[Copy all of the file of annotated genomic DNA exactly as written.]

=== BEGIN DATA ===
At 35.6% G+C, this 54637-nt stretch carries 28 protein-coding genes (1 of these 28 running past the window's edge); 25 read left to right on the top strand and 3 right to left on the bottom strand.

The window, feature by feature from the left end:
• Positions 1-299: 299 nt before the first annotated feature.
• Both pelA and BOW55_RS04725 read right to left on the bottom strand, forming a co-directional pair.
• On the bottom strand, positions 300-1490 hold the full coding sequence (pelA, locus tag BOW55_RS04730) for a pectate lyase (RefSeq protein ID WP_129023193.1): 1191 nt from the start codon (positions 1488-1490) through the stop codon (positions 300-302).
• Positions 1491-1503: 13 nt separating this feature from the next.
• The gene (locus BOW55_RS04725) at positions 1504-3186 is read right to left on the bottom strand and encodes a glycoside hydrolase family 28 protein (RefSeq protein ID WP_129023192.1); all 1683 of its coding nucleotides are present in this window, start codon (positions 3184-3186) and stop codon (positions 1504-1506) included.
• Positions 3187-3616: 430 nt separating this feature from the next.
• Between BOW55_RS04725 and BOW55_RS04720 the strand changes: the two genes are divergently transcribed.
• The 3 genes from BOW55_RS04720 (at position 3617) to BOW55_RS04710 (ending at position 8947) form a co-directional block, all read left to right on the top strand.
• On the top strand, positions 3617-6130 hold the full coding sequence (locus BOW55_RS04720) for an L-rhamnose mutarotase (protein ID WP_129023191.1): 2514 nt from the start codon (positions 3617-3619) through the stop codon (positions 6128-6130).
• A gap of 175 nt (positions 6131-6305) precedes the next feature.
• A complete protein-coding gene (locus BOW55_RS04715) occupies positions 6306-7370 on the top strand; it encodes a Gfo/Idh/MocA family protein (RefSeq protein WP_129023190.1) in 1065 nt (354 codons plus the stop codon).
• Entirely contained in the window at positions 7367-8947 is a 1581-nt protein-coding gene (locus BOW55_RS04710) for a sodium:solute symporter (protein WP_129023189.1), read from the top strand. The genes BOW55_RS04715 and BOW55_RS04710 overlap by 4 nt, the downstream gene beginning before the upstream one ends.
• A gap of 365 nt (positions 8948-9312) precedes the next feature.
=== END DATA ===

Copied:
At 35.6% G+C, this 54637-nt stretch carries 28 protein-coding genes (1 of these 28 running past the window's edge); 25 read left to right on the top strand and 3 right to left on the bottom strand.

The window, feature by feature from the left end:
• Positions 1-299: 299 nt before the first annotated feature.
• Both pelA and BOW55_RS04725 read right to left on the bottom strand, forming a co-directional pair.
• On the bottom strand, positions 300-1490 hold the full coding sequence (pelA, locus tag BOW55_RS04730) for a pectate lyase (RefSeq protein ID WP_129023193.1): 1191 nt from the start codon (positions 1488-1490) through the stop codon (positions 300-302).
• Positions 1491-1503: 13 nt separating this feature from the next.
• The gene (locus BOW55_RS04725) at positions 1504-3186 is read right to left on the bottom strand and encodes a glycoside hydrolase family 28 protein (RefSeq protein ID WP_129023192.1); all 1683 of its coding nucleotides are present in this window, start codon (positions 3184-3186) and stop codon (positions 1504-1506) included.
• Positions 3187-3616: 430 nt separating this feature from the next.
• Between BOW55_RS04725 and BOW55_RS04720 the strand changes: the two genes are divergently transcribed.
• The 3 genes from BOW55_RS04720 (at position 3617) to BOW55_RS04710 (ending at position 8947) form a co-directional block, all read left to right on the top strand.
• On the top strand, positions 3617-6130 hold the full coding sequence (locus BOW55_RS04720) for an L-rhamnose mutarotase (protein ID WP_129023191.1): 2514 nt from the start codon (positions 3617-3619) through the stop codon (positions 6128-6130).
• A gap of 175 nt (positions 6131-6305) precedes the next feature.
• A complete protein-coding gene (locus BOW55_RS04715) occupies positions 6306-7370 on the top strand; it encodes a Gfo/Idh/MocA family protein (RefSeq protein WP_129023190.1) in 1065 nt (354 codons plus the stop codon).
• Entirely contained in the window at positions 7367-8947 is a 1581-nt protein-coding gene (locus BOW55_RS04710) for a sodium:solute symporter (protein WP_129023189.1), read from the top strand. The genes BOW55_RS04715 and BOW55_RS04710 overlap by 4 nt, the downstream gene beginning before the upstream one ends.
• A gap of 365 nt (positions 8948-9312) precedes the next feature.